After Donal Trump won the presidential elections in the United States, there has been a flow of jokes from Latin America. One of my favorites is this one: “Trump builds walls, vote for Chapo, he digs tunnels”. Chapo is Mexico’s most infamous druglord, who’s ever more creative methods to smuggle cocaine to the United States included digging tunnels. The joke does not only reflect the Latin Americans ability to face tragedies with a sense of humor, but also that Trump’s policy in the region may have a series of unforeseen consequences. Among the most important is that China will further strengthen its presence in the region.
Uncertainty, caution and disgust have characterized Latin American media coverage of the Trump-victory. The sentiment of threat is of course most pronounced in Mexico. The much discussed border-wall towards Mexico is about to shrink to a fence (that to some extent already exists). However, if Trump is serious about breaking up NAFTA, massdeport migrants and place a 35 percent tariff on Mexican goods, it will hit the Mexican economy hard. Remittances amounted to 23 billion dollars of income to Mexico in 2015. 80 percent of Mexico’s exports is destined to the US market, and millions of jobs depend on that export. The economic transformation that is needed to find new employment to them, and the perhaps 1,5 million Mexicans that are risking being deported, will be lengthy.
Also other countries are afraid of what a Trump-victory may mean. Everyone that have hoped for a further softening of the restrictions against Cuba are now awaiting a clarification on who will “land” the Cuba-policy: and earlier “businessman-Trump” that saw economic benefits of a “normalization” of the relations to Cuba, or the later “politician-Trump” seeking support from conservative republicans and that have pledged to support the Cuban and Venezuelan peoples against their oppressive governments, and may cut off all cooperation. Nobody knows what Trump thinks about Colombia, where one now seeks to anchor a re-negotiated peace agreement in national support. (The only time the Trump-campaign mentioned Colombia, the name was misspelt Columbia). However, it is possible that he will cut economic aid promised for the implementation of the peace agreement promised by Obama. In the worst case scenario Trump finds it opportune to join forces with ultraconservative forces that rejected the first peace agreement.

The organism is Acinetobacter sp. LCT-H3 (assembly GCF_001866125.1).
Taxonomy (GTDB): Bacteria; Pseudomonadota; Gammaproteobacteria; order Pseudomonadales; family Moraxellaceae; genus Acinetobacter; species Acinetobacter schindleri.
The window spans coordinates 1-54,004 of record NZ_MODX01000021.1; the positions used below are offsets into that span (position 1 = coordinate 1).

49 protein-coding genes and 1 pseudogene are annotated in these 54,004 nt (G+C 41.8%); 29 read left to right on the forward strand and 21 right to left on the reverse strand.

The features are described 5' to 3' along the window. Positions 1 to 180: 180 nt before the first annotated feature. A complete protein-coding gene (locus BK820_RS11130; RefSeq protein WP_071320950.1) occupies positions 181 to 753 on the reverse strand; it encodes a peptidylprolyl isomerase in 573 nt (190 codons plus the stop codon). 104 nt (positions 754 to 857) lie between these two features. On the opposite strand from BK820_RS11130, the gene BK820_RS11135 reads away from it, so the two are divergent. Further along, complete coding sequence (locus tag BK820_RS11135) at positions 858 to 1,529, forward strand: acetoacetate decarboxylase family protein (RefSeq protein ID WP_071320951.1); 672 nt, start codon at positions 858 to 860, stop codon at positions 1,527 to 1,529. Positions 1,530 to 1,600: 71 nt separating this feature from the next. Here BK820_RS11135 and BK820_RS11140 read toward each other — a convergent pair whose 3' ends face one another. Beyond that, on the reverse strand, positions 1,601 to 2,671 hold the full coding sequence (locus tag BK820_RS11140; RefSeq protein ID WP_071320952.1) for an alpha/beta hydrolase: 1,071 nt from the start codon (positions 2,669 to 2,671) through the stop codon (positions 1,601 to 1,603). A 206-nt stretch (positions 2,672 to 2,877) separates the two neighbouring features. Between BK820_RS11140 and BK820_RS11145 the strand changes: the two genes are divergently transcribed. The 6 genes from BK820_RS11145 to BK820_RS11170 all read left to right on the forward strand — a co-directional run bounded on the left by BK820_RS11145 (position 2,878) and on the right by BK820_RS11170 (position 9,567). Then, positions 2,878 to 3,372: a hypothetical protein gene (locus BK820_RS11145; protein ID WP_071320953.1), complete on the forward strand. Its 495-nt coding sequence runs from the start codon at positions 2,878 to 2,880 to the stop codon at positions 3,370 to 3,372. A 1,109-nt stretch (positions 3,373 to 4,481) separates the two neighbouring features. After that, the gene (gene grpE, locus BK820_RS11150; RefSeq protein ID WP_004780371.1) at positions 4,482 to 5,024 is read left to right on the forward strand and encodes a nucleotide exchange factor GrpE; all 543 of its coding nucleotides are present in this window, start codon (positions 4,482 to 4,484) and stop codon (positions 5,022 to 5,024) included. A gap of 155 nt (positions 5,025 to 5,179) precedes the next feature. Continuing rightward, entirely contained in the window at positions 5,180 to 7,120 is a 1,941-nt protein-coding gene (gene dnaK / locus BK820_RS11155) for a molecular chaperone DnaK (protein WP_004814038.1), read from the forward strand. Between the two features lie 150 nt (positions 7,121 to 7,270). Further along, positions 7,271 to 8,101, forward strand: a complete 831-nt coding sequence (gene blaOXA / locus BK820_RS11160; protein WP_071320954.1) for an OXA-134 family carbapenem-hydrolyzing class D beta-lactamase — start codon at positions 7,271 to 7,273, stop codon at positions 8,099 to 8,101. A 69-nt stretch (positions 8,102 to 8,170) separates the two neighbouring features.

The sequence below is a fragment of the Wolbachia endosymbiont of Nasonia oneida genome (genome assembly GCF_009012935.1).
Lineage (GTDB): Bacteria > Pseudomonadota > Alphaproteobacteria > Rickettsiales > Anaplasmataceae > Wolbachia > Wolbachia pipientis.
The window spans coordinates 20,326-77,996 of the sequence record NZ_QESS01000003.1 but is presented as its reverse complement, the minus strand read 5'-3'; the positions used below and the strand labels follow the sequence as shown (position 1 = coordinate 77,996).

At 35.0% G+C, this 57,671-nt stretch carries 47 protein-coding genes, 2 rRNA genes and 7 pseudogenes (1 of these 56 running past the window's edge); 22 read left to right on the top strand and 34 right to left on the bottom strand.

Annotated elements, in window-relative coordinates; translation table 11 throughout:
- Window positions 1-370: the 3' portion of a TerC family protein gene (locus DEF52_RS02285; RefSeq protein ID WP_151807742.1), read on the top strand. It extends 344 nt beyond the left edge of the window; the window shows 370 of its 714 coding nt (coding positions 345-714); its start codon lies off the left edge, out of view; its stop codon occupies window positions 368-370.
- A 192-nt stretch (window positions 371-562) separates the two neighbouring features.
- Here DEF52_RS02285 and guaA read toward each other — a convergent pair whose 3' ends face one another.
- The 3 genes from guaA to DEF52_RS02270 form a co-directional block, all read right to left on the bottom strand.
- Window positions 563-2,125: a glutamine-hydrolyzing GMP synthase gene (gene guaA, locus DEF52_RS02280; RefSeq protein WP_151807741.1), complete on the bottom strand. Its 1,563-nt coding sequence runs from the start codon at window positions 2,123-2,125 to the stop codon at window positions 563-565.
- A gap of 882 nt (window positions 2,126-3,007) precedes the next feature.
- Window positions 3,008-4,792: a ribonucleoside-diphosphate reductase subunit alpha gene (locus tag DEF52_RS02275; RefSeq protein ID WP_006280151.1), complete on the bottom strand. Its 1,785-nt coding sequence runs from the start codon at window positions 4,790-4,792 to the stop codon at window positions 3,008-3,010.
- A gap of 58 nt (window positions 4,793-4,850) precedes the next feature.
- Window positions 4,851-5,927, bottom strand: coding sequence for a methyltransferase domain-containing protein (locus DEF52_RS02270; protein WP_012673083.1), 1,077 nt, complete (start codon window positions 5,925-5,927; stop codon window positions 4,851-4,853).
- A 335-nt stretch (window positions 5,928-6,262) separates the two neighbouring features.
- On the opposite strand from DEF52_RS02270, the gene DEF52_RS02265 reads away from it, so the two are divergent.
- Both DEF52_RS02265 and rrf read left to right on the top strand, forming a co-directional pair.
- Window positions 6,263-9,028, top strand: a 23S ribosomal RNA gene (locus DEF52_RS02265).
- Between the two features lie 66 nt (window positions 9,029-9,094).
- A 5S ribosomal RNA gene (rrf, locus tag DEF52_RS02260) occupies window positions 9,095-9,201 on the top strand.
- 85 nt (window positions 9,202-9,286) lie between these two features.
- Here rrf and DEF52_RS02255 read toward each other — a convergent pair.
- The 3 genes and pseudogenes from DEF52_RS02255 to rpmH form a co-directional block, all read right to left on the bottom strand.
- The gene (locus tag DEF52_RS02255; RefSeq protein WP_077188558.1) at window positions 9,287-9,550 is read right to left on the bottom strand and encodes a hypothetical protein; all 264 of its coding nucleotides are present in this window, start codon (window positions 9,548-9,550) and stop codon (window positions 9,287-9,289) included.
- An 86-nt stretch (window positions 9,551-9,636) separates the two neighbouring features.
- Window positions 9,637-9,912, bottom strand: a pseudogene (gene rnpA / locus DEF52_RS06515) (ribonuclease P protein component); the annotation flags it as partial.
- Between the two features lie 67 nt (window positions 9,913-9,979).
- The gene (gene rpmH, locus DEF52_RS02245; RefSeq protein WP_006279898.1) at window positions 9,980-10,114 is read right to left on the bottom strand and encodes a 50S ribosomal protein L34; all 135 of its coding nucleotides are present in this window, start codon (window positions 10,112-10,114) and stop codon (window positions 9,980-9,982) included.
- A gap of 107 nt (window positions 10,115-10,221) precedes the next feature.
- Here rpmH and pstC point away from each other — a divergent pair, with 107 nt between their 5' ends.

However, much of Trump’s policies may have unforeseen consequences. If Trump contributes to a deterioration of the relations to Mexico, Mexico may answer with terminating the cooperation on stopping migrants from Central America on their way towards the North. Without Mexico as a buffer, migrant-flows may increase. The think-tank InsightCrime proclaimed organized crime to be among the main winners of the US elections. The United States has a close security, intelligence and police cooperation with Mexico and other Latin American countries. History has shown that to be much more important than physical hinders against ever more advanced criminal groups. The result may be both more drugs and more migrants flowing towards the north.
Yet, a more important impact might come as a result of the announced pulling out of hte Trans-Pacific Partneship and a possible high tariff on Chinese goods. With the exception of Mexico Latin America has become much less dependent on the United States the last decade and attached itself much closer to China through investments, trade and finance. China is now Latin America’s biggest lender, and the most or second most important trading partner to all the large countries in Latin America. During the APEC summit in Peru last week, the Trump effect was already noticeable even if it was Obama that represented the USA. The United States is no longer calling the shorts. It is China that is running the show. And it is not any show as the 21 member countries represent 54% of world trade ad 50% of world exports.
We can only speculate about the possible long term consequences or Latin America. To judge from history, it was precisely in the 1930s, when the world economy was in crisis and the US turned inwards, that the economic and theoretical basis for Latin Americas industrial growth period was laid. Then the strategy consisted in replacing exports by supporting inland industrialization, and increase trade internally in Latin America.
The strategy had many weaknesses, and would be difficult to conduct today as long as the Chinese mostly imports commondities (although that is about to change) and the US may make access to its market for industrial goods more difficult. However, the lesson from the 1930s is that changes in international markets, may spur creativity and regional cooperation between the Latin American countries. Today, Latin American cooperation is in a deep crisis, among other reasons due to political crises in Brazil and Venezuela. It is not unlikely that the difficulties that are facing the region, with a Trump in charge in the United States, will force Mexico to turn south and west (towards China), and strengthen regional cooperation, with China as the most important external actor. Then we have to hope – and insist – that it will be based on a common front against all the threats that democracy is facing in the western hemisphere, including the United States.
This article was first published in Norwegian in the column Internasjonalen in Dagsavisen. It is avaliable here.